Heavy rains and flooding: More than 44 killed in US north-east

The death toll from floods and tornadoes in the US north-east has risen past 44 on Thursday. Authorities continued to digest the full impact of the remnants of Hurricane Ida.

  • Ida struck Louisiana last Sunday, knocking out power to the city of New Orleans and causing deaths in that state and Mississippi.
  • The National Hurricane Center had warned since Tuesday of the potential for “significant and life-threatening flash flooding” and major river flooding in the mid-Atlantic and New England. The storm struck the region on Wednesday night.
  • Late on Thursday afternoon, after a day of rescue work and disruption to transportation and power, the governor of New Jersey, Phil Murphy, said he was “saddened to report that, as of right now, at least 23 New Jerseyans have lost their life to this storm.
  • “The majority of these deaths were individuals who got caught in their vehicles by flooding and were overtaken by the water. Our prayers are with their family members,” he added.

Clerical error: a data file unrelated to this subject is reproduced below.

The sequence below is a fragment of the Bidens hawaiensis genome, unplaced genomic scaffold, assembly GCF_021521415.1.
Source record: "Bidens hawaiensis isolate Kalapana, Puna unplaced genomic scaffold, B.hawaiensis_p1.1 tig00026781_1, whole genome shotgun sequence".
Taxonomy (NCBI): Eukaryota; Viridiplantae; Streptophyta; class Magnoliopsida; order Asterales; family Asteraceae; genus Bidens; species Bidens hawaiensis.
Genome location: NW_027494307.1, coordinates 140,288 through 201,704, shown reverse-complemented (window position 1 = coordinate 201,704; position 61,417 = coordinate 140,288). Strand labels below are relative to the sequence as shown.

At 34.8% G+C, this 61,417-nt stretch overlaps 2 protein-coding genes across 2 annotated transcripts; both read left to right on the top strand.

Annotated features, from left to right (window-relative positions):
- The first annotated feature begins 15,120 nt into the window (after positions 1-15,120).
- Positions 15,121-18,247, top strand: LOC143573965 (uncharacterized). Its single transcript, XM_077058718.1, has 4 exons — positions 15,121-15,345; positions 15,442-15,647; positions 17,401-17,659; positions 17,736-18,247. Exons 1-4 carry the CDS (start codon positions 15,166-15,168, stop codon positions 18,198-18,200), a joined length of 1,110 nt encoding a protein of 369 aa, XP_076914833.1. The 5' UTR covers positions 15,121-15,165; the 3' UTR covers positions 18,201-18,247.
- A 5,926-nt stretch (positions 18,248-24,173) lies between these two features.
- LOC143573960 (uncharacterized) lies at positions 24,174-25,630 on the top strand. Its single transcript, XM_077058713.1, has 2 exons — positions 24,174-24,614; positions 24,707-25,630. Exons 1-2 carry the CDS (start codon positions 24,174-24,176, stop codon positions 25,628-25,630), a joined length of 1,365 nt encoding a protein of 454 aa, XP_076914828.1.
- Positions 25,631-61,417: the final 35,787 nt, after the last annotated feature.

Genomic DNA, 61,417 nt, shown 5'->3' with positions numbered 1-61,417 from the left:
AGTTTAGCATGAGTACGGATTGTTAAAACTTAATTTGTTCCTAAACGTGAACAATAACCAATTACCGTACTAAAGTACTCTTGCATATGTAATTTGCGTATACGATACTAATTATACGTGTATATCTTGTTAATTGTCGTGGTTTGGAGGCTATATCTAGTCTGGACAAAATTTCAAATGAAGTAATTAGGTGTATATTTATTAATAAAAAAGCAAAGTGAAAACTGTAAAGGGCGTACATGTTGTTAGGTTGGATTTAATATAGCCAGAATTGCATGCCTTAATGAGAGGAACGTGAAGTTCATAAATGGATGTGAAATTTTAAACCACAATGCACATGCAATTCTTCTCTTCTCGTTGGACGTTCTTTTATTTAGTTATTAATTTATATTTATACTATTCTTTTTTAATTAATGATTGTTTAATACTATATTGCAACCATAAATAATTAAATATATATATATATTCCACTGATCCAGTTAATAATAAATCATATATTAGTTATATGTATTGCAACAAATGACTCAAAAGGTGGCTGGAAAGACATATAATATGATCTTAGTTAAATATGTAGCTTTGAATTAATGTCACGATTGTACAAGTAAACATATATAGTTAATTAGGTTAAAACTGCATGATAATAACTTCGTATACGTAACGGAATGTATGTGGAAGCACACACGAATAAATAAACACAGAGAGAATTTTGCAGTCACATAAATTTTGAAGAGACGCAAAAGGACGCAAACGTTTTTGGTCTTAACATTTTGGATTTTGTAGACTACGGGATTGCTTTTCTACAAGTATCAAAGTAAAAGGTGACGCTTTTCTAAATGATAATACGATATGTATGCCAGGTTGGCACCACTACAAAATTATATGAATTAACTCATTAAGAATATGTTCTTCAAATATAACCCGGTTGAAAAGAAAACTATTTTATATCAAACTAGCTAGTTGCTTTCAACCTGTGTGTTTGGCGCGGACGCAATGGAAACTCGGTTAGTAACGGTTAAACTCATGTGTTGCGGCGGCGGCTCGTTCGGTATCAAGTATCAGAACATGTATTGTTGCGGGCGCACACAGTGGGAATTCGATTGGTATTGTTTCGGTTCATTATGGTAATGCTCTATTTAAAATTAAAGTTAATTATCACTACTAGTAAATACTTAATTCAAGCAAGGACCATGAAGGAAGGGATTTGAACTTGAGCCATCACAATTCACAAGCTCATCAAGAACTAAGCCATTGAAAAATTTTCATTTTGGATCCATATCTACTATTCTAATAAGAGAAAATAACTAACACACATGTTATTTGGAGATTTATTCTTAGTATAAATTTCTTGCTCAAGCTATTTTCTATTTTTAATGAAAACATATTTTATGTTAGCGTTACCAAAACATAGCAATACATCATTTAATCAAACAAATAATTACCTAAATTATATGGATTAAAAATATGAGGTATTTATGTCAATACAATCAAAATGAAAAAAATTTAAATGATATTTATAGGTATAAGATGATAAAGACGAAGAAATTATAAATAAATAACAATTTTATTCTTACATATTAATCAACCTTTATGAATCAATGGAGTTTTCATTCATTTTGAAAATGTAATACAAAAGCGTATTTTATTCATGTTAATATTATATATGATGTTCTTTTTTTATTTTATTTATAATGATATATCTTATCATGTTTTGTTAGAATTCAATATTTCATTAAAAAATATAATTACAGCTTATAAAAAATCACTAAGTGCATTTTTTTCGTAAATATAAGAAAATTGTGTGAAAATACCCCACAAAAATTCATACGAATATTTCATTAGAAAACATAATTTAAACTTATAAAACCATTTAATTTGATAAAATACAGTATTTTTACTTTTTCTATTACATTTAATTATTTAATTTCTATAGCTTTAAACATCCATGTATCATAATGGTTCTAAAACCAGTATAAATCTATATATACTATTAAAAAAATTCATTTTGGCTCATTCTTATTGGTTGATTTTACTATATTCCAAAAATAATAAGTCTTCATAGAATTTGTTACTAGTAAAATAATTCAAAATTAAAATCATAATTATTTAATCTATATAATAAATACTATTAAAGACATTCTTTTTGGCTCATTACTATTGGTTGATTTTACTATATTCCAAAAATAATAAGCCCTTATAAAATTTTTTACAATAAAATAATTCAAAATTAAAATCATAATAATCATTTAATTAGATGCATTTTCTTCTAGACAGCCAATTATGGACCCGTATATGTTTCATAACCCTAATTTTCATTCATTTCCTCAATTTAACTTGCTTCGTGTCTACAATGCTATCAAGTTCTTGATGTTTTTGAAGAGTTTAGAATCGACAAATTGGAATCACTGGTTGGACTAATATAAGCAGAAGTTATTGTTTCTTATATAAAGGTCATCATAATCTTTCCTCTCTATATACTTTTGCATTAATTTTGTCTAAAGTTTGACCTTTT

• In New York City, police said at least 13 people died, one in a car and 11 in flooded basement apartments that often serve as relatively affordable homes in one of the nation’s most expensive housing markets. Westchester county, a northern suburb of New York, reported three deaths.
  • Officials said at least five people died in Pennsylvania, including one killed by a falling tree and another who drowned in his car after helping his wife to escape.
  • The storm ultimately dumped more than 9in of rain in parts of New Jersey, Pennsylvania, Massachusetts and Rhode Island, and nearly as much on Staten Island in New York City.
  • In Connecticut, a state police sergeant perished after his cruiser was swept away. A 19-year-old man was killed in flooding at an apartment complex in Rockville, Maryland, police said.

Hochul requested a federal emergency declaration for 14 counties including all of New York City. Biden assured residents across the north-east federal first responders were on the ground to help.